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Old Posted Jan 17, 2022, 8:28 PM
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Quixote Quixote is offline
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Join Date: Apr 2006
Location: Los Angeles
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Originally Posted by ue View Post
Light rail vehicles and heavy rail vehicles are different. Yes, some HRT vehicles are narrower, but generally speaking, they have higher capacity per train car, and the technology is different (for one thing, it's much older).
What’s the fundamental difference between the two technologies? That’s not a rhetorical question… I really want to know. What extra “equipment” does an EMU have underneath and/or on top (if running on pantographs) that an LRV doesn’t?

A single LRV, at least in LA’s case, is longer (90 feet) than an HRV (75 feet, which is actually longer than most HRVs around the world) and can accommodate as many, if not more passengers. It also is “heavier” by actual weight.

HRT trains have higher capacity because as a service they tend to operate in consists of 5-10 cars — depending on the length of the individual vehicle.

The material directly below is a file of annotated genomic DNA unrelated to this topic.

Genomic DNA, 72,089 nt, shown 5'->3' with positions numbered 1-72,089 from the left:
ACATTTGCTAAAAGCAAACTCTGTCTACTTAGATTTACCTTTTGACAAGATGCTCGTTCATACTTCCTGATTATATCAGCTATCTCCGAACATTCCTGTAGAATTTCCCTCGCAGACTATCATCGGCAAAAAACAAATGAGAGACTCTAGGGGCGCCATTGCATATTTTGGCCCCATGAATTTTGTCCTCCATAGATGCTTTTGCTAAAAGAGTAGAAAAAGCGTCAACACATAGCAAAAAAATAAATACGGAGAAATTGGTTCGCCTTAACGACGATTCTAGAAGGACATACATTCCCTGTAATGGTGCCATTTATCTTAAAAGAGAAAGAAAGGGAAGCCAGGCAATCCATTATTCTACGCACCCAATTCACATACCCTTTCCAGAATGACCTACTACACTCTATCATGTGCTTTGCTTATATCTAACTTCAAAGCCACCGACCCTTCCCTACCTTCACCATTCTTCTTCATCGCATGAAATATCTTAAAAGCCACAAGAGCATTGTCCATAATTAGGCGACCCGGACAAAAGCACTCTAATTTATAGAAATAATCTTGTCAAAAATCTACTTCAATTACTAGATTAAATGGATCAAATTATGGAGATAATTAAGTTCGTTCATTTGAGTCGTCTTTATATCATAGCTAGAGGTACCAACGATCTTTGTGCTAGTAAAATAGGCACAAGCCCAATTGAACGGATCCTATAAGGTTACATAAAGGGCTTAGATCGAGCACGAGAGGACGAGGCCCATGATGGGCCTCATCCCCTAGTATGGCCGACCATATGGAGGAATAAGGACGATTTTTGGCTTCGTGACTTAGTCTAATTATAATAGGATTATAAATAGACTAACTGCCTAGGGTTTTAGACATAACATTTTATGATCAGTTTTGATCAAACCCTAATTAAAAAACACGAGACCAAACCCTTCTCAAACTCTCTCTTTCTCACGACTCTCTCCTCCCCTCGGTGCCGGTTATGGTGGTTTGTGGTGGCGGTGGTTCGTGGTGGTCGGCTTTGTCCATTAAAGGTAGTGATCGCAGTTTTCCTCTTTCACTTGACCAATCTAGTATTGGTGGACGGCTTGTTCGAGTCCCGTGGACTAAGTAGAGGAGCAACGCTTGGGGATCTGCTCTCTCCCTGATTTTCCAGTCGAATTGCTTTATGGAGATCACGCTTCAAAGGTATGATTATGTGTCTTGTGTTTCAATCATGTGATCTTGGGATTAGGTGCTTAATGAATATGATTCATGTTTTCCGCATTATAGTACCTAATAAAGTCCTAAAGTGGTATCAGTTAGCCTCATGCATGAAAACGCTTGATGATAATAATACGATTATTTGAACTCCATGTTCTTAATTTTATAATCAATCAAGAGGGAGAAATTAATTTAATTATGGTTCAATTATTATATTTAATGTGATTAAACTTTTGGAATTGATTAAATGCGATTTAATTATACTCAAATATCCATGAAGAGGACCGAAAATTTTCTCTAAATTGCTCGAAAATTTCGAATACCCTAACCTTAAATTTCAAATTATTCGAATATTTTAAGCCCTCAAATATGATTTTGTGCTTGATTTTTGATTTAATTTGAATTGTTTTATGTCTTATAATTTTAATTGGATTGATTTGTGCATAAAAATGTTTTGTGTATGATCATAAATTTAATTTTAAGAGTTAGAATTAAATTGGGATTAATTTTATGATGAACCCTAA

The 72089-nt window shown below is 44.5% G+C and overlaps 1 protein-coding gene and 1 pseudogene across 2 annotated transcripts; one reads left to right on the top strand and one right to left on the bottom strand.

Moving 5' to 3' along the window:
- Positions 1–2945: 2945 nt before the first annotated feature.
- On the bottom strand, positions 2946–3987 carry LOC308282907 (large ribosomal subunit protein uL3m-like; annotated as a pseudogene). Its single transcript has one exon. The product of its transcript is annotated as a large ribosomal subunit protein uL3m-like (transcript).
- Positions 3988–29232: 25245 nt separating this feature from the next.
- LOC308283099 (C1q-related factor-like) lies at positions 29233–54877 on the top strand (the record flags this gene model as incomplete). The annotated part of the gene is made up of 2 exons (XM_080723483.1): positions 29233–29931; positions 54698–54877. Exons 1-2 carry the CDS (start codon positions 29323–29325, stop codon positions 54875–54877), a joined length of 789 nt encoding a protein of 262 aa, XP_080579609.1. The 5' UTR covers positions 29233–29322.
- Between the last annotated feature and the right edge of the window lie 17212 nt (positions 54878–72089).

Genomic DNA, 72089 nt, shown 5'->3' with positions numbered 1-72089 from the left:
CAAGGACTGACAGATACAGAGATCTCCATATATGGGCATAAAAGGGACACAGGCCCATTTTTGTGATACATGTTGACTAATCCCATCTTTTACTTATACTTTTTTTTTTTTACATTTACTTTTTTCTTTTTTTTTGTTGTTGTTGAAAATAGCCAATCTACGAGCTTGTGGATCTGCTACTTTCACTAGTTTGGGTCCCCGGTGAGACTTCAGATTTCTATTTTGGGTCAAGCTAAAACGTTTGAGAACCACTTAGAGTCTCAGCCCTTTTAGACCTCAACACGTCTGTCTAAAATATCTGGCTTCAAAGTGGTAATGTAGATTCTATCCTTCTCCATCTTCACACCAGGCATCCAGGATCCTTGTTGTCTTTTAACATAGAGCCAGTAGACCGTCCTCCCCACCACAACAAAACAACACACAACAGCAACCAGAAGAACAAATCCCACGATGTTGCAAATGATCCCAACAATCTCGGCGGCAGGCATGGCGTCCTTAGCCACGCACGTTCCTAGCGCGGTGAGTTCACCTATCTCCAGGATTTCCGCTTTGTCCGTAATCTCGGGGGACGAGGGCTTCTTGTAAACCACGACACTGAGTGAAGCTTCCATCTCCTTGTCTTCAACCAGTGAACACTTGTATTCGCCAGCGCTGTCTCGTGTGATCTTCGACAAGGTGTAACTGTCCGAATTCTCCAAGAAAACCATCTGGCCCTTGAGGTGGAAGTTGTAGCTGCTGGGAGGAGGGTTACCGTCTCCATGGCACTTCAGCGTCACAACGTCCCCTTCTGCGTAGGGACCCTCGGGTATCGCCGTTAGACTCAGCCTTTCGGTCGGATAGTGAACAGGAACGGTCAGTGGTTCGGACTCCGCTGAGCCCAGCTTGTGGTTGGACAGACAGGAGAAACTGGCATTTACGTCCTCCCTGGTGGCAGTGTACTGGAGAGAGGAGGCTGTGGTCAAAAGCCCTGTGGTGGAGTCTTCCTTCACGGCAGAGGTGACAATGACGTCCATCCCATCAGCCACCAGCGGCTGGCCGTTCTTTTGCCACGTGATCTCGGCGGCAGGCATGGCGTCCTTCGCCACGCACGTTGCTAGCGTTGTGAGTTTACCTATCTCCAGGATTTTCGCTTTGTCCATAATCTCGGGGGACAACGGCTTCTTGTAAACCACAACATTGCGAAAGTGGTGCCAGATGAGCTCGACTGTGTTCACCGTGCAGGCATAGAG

HRT is ultimately about the service, not the vehicles; to me, HRT = rapid transit. As long as it’s 100% grade-separated, can accommodate around 30,000 riders per hour, and is powered by electricity, then it’s a rapid transit (HRT) line. A 900-foot, 10-car LRV train (in theory) that’s fully grade-separated train and has 4-minute headways during rush hour wouldn’t be heavy rail? Yet Cleveland’s Red Line would be?

We've already disputed your claims of grade-separation and frequency being the distinction. LRT is generally in a dedicated right of way not unlike HRT. Frequencies can be greater and trains can run faster than HRT systems (not exclusively - merely it can happen).

So what's left? The rolling stock and how that functions in terms of station design and so forth. If anyone is ignoring anything, it's you - myself and others have clearly destroyed your points and yet you still latch onto your same talking points.
Fully grade-separated, high-frequency trains are considered metro lines, regardless of technology — see Manila (which you ignored) and Vienna U-Bahn’s U6.

When I made the comment about grade-separation and frequency, I was thinking specifically of LA’s needs. You can’t have surface-level trains crossing a busy intersection like Santa Monica/La Brea every 2 minutes during rush hour without creating huge bottlenecks. Grade-separation avoids that problem.

Reading between the lines, when I said that LA needs more HRT lines, I didn’t necessarily exclude LRT trains running in subway configuration. But LA’s LRT lines are limited to 270-foot trains, and as mentioned, it only takes one idiot driver along the at-grade portion to disrupt service across the entire line.
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